If feminism means promoting the dignity of women, Angela Merici, can certainly claim to be among the first. She founded the Ursuline community
If feminism means promoting the dignity of women, Angela Merici, who founded the Ursuline community, can certainly claim to be among the first. Although twenty-five years after her death the Church imposed the cloister, the choral Office and the wearing of the religious habit on her community, the original Ursulines were much more like members of present-day secular institutes. Patrick Duffy profiles Angela and the Ursulines.
From Desenzano on Lake Garda
Angela was the fifth of six children born at Desenzano at the south of Lake Garda in Italy. But four siblings died young and were soon followed by the parents. Angela was cared for by the family of an uncle.
The legend of St Ursula and a “company of virgins”
In her teenage years Angela found inspiration in the legend of St Ursula. It told of a fifth century British princess who extracted extraordinarily favourable conditions for the dignity of girls as a condition for her marriage, of a pilgrimage to Rome and of eventual martyrdom at Cologne. See The Legend of St Ursula
One day while Angela was sitting in the fields, her deceased sister appeared to her telling her that God wanted her to found “a company of virgins”. Angela took the next step she could – becoming a Franciscan tertiary and with other young women forming a support group for unmarried girls, at first in Desenzano. When this was successful, she started another one in nearby Brescia, then a city suffering the chaos of war.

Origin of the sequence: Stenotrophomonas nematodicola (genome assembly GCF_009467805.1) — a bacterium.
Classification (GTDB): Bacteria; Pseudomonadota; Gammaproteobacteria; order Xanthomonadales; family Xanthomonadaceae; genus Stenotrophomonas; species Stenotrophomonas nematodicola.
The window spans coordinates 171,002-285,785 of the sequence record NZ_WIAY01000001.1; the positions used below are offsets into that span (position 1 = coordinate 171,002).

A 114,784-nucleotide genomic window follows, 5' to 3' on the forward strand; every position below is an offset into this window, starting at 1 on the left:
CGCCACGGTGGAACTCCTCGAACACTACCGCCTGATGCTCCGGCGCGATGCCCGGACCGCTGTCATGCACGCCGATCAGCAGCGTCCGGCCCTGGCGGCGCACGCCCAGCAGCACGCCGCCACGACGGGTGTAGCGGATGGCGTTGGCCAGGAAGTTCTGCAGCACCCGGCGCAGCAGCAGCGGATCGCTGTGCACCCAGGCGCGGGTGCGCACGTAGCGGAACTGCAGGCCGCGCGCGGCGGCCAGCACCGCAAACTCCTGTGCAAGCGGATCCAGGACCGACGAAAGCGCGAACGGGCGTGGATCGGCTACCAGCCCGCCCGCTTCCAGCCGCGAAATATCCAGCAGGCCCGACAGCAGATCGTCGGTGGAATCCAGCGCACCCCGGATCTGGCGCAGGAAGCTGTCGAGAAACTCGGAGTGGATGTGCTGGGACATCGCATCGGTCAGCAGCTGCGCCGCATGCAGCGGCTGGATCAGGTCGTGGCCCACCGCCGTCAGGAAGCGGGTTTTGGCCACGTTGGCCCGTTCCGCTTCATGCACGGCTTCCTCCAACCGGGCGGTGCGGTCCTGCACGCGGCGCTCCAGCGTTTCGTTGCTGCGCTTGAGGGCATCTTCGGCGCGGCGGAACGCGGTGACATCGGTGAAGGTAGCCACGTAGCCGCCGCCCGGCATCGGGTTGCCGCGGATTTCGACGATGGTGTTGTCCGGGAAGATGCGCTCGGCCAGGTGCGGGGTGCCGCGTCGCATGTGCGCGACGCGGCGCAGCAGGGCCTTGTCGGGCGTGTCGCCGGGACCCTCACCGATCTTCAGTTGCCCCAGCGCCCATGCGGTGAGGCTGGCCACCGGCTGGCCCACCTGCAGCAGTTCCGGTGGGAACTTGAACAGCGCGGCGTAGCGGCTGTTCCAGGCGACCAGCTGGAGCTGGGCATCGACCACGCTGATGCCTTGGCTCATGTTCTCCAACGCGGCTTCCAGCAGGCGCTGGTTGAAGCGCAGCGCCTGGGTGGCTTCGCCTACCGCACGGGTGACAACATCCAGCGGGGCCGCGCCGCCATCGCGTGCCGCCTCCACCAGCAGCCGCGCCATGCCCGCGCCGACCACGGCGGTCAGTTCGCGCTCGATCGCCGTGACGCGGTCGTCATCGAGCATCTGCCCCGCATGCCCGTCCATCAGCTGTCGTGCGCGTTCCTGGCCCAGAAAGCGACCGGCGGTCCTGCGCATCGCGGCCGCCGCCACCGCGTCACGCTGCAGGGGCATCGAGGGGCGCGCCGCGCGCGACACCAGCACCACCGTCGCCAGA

A pilgrimage to the Holy Land
After this Angela went on a pilgrimage with her companions to the Holy Land. As they were passing through Crete she was mysteriously struck blind. So when they reached the Holy Land, her companions had to describe the holy places to her as she could not see them. Equally mysteriously on the return journey, she recovered her sight at the same place.
“A social class of virgins”
On her way home Angela was received in audience by Pope Clement VII, who invited her to move to Rome, but she felt her call was to the work she had begun in Brescia. Young women who did not marry or enter a convent had little prospects there other than prostitution or menial service. Angela created “a social class of virgins”, a “company” run almost on military lines under a “virgin-mistress”. They referred the problems they could not handle to four “widow-matrons” or “colonels” chosen from among the aristocracy of Brescia.
In 1535 Angela and some companions moved together into a house near the church of St Afra in Brescia. She became known for having an open house and an open heart. Though initially arousing some enmity, Angela won people over. The women lived either at home or in groups of twos and threes in small houses, praying, fasting and reaching out to help other women with education and training. They also made a commitment to chastity.
Death and influence
Angela died in 1540 and her Ursuline community was approved by Pope Paul III (Alessandro Farnese 1534-49) in 1544. However, in 1572, Pope Gregory XIII (Ugo Buoncompagni 1572-85) at the request of Saint Charles Borromeo, then archbishop of Milan, declared the Ursulines a religious order with enclosure under the rule of St Augustine. It later spread to France, Canada and the United States. Nano Nagle, who had joined them in France for a time, brought them to Ireland in 1771. Today they have houses, colleges and schools in Cork, Dublin, Sligo, Thurles, Waterford and a mission in Kenya.
For information on the Ursuline Sisters in Ireland, see: www.ursulines.ie